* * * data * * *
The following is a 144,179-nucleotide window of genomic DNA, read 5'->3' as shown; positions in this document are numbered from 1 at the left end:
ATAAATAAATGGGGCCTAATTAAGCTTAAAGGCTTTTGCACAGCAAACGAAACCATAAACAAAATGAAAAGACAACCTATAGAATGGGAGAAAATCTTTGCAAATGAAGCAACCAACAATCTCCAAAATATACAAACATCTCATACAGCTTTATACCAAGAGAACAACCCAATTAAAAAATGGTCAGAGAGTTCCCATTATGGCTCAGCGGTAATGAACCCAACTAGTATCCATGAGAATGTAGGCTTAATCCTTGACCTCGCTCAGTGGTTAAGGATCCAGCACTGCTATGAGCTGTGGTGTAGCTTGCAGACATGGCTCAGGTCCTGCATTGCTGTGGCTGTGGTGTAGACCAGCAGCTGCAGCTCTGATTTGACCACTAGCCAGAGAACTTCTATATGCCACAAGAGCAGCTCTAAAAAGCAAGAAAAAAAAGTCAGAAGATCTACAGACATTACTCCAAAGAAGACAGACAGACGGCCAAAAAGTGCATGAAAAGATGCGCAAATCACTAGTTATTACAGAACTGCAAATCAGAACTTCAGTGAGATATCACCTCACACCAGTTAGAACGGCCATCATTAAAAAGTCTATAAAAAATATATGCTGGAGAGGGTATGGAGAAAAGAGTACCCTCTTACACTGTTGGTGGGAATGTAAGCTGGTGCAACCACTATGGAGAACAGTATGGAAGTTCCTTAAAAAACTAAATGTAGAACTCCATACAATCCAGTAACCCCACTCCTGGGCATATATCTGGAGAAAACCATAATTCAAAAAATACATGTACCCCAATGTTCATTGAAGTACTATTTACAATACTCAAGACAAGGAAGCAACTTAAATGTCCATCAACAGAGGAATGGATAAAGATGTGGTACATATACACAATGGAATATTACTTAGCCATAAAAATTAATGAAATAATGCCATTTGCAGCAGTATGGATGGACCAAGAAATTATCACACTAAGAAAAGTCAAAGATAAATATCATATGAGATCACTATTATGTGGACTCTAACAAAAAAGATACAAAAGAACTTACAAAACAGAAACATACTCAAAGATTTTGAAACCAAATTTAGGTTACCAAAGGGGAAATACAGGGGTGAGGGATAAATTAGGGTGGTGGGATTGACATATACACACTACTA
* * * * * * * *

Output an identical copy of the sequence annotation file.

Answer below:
The following is a 144,179-nucleotide window of genomic DNA, read 5'->3' as shown; positions in this document are numbered from 1 at the left end:
ATAAATAAATGGGGCCTAATTAAGCTTAAAGGCTTTTGCACAGCAAACGAAACCATAAACAAAATGAAAAGACAACCTATAGAATGGGAGAAAATCTTTGCAAATGAAGCAACCAACAATCTCCAAAATATACAAACATCTCATACAGCTTTATACCAAGAGAACAACCCAATTAAAAAATGGTCAGAGAGTTCCCATTATGGCTCAGCGGTAATGAACCCAACTAGTATCCATGAGAATGTAGGCTTAATCCTTGACCTCGCTCAGTGGTTAAGGATCCAGCACTGCTATGAGCTGTGGTGTAGCTTGCAGACATGGCTCAGGTCCTGCATTGCTGTGGCTGTGGTGTAGACCAGCAGCTGCAGCTCTGATTTGACCACTAGCCAGAGAACTTCTATATGCCACAAGAGCAGCTCTAAAAAGCAAGAAAAAAAAGTCAGAAGATCTACAGACATTACTCCAAAGAAGACAGACAGACGGCCAAAAAGTGCATGAAAAGATGCGCAAATCACTAGTTATTACAGAACTGCAAATCAGAACTTCAGTGAGATATCACCTCACACCAGTTAGAACGGCCATCATTAAAAAGTCTATAAAAAATATATGCTGGAGAGGGTATGGAGAAAAGAGTACCCTCTTACACTGTTGGTGGGAATGTAAGCTGGTGCAACCACTATGGAGAACAGTATGGAAGTTCCTTAAAAAACTAAATGTAGAACTCCATACAATCCAGTAACCCCACTCCTGGGCATATATCTGGAGAAAACCATAATTCAAAAAATACATGTACCCCAATGTTCATTGAAGTACTATTTACAATACTCAAGACAAGGAAGCAACTTAAATGTCCATCAACAGAGGAATGGATAAAGATGTGGTACATATACACAATGGAATATTACTTAGCCATAAAAATTAATGAAATAATGCCATTTGCAGCAGTATGGATGGACCAAGAAATTATCACACTAAGAAAAGTCAAAGATAAATATCATATGAGATCACTATTATGTGGACTCTAACAAAAAAGATACAAAAGAACTTACAAAACAGAAACATACTCAAAGATTTTGAAACCAAATTTAGGTTACCAAAGGGGAAATACAGGGGTGAGGGATAAATTAGGGTGGTGGGATTGACATATACACACTACTA